I began playing Warhammer 40K in 2006 and have been an avid player and hobbyist since then. Blood Bowl is also a favorite of mine though I rarely get to play it. Blogging has become my outlet for all those random thoughts regarding the games I play.

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  • Hey, Thor. Sorry to hear you’re having motivational issues. I think all of us have been there; I know I have multiple times.

    I reckon you can see blogging as something you do for yourself, or something you do for the social aspect. I’m glad there’s both sides, because when I’m not feeling one facet of it the other one keeps me going. Writing for the House has been a breath of fresh air for me, and I think your involvement is really valuable.

    Six years eh? Time flies, man.

    • Yeah, the idea was to show that we all go through struggles with this but if you give up too early then you never get to see the success you worked for.

      Yeah, six years, crazy. Some days it feels like ten, some times, one but I enjoy it all the same.

      • Thuloid

        It’s good advice, regardless of field. I appreciate it. Grind–it’s worth it.

  • Hey dude. Hope the blues shifts soon. I enjoy your blog and articles, so hope you keep it all going. Maybe take a short break so you can concentrate on other things till your mojo returns?

    I dont think it egotistical to want to share stuff we play, paint ect ect. We are a niche community and we should be rightly proud of what we create. Its ok to want to share it and have discussions and receive feedback on the stuff we write and show 🙂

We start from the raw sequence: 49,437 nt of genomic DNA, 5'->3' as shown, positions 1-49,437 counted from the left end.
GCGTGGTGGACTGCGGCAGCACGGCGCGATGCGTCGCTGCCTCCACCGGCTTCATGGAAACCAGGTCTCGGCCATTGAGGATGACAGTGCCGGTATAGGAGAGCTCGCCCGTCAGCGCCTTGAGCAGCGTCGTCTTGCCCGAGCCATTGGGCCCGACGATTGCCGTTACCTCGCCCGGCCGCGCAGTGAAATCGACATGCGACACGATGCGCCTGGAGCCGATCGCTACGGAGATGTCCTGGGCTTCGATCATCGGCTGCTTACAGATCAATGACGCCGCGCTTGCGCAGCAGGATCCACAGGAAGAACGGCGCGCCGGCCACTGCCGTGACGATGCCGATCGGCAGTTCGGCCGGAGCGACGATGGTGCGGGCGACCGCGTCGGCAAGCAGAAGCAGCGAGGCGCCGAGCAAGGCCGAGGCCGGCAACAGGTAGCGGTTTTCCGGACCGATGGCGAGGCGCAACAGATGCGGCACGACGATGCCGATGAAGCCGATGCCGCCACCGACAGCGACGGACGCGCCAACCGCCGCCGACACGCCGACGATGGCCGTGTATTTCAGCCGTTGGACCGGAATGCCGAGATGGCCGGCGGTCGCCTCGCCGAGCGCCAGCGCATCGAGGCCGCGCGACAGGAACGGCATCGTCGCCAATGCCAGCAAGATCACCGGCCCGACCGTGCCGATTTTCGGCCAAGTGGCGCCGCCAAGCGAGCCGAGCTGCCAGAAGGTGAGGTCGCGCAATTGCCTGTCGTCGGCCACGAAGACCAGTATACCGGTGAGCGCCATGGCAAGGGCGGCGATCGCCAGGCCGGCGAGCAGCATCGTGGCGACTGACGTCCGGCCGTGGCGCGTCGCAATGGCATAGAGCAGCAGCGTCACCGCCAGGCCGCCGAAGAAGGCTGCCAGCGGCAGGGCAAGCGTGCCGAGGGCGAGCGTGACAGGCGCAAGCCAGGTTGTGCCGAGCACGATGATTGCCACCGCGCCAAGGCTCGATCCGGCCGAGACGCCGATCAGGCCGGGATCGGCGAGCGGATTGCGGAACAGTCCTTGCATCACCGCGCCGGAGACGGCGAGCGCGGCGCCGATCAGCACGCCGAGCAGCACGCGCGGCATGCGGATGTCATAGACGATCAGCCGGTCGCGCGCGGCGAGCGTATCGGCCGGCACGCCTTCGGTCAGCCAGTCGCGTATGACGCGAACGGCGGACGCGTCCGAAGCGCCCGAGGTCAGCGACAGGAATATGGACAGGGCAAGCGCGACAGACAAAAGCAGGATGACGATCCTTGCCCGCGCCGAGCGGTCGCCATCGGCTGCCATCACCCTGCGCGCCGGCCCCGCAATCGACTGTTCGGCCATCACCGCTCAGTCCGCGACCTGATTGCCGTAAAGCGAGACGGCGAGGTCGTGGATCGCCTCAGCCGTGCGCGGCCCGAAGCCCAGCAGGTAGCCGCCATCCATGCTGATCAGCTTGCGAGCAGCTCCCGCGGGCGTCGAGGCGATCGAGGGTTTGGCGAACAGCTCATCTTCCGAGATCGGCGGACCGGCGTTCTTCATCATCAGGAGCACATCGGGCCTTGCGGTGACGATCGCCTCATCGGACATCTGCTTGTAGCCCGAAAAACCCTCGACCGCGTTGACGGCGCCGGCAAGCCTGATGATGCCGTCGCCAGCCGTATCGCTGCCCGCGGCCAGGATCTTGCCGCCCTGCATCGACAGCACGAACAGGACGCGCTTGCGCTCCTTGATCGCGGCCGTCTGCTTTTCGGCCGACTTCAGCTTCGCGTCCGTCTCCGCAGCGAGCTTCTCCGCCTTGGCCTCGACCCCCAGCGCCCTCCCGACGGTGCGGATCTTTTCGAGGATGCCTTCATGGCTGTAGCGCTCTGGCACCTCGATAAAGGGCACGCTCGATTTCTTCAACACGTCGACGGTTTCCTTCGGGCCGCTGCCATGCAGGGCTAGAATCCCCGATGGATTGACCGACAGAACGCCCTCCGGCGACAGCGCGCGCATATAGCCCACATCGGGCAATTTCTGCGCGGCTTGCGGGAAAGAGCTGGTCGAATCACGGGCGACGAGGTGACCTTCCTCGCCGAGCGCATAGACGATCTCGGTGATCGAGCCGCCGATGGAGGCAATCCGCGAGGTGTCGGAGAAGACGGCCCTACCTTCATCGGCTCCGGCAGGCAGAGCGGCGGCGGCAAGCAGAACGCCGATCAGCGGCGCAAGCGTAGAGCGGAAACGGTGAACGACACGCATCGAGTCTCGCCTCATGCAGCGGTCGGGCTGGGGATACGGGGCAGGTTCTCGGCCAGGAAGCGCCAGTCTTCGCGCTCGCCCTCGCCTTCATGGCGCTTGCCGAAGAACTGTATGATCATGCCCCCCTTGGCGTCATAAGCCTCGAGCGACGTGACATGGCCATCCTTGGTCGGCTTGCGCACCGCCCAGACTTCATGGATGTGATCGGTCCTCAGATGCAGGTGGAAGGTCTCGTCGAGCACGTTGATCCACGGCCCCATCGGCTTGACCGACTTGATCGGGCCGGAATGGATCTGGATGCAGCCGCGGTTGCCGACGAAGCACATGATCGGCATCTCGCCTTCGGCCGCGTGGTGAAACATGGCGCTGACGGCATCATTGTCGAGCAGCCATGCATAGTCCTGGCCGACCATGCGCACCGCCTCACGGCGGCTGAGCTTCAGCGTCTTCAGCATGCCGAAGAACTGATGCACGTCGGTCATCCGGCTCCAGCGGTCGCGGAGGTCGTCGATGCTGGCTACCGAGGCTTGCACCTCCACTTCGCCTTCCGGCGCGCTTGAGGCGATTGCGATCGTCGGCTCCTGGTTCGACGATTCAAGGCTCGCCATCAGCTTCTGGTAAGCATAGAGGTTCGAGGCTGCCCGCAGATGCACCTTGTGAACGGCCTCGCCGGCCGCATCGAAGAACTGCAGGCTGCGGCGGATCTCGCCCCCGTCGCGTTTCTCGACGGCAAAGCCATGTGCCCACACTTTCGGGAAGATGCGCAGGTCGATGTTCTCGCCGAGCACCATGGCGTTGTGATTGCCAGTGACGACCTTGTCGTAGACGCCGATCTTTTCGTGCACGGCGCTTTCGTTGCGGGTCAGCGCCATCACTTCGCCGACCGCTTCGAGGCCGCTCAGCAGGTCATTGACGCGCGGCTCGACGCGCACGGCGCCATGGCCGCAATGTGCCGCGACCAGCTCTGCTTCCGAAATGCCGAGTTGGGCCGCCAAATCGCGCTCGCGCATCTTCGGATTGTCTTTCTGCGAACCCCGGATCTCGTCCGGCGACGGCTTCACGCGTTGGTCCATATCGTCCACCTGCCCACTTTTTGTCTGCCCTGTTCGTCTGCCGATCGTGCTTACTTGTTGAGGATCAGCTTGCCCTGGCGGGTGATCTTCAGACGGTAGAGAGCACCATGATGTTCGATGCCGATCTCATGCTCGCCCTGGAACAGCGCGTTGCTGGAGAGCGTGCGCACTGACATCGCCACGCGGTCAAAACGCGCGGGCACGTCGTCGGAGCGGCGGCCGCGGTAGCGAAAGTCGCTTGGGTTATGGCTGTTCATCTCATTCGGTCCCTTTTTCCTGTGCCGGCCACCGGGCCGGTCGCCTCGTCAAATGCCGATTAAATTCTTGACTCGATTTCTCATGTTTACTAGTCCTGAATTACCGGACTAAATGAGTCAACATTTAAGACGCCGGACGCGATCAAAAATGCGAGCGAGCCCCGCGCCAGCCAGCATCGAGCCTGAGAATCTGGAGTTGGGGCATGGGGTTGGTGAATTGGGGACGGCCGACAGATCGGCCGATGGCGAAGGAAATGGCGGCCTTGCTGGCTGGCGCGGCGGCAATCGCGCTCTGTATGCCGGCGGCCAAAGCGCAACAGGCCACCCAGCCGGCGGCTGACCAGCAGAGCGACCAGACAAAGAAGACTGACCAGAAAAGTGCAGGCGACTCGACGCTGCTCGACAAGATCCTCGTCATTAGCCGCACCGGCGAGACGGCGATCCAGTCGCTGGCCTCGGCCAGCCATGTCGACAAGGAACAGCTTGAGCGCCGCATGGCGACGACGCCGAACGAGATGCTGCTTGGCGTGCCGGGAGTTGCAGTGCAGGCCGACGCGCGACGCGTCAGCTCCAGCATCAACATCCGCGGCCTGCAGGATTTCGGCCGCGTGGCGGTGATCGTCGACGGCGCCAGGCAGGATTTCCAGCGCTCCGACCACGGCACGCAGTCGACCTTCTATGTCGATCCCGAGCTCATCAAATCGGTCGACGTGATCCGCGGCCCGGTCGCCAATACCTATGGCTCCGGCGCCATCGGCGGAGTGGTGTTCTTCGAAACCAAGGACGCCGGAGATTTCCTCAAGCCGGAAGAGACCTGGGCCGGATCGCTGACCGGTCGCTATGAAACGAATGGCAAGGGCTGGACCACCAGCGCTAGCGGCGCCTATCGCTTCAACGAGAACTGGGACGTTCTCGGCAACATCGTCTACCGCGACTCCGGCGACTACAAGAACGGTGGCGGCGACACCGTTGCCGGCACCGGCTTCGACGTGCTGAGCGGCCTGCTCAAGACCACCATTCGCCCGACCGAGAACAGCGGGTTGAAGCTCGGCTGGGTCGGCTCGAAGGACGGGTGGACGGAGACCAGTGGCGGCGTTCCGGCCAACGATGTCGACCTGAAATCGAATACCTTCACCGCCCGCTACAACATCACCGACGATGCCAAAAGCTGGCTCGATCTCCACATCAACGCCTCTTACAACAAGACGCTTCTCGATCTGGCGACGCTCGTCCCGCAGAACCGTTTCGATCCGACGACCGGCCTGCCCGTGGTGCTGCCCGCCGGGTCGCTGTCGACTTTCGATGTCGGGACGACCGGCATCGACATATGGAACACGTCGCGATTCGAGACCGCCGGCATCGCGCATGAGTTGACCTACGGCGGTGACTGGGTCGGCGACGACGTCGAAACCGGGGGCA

• Thanks.

      Yeah, just a rough go at shit lately all around but that’s the point I was trying to make – stick with it.

      I never really thought of it as egotistical either until I started writing the words and reading them. I thought it might sound a little conceded. Then again, we all are a least a little bit so nobody would notice 😉

      • It’s a healthy mix of conceit and voyeurism. Keep fighting the good fight.

  • Zab

    well i’ve added you to my reading list. Blogger won;t let me ad you to my blog roll right now. I’ll try again later.

    • I appreciate it. What’s your site? I recognize the name but I’m drawing a blank.

      • Loquacious

        he’s the amazingly talented mind behind Almost Perftec.

        • Ah yes. Thanks.

  • You’re well aware I’ve been disappointed with the amount of interaction I get at Wargaming Tradecraft. Facebook is picking this up though, which is nice.

    I’ve never wanted to shut down my site… I’ve accepted how difficult it is to maintain the quality of my posts when life gets crazy though. This has led to periods of inactivity. But I always intend to return. To me, anything that goes up there is worth referencing down the road, so there’s always a use to keeping it running.

    I am, however, WAY behind in reading my feeds. I enjoy your articles when Facebook shows me there’s an update, but I really need to get around to catching up on all the sites I follow. Glad to hear you keep finding a reason to keep it going.

    • I’m with you on the interaction, which you know as we’ve discussed it before.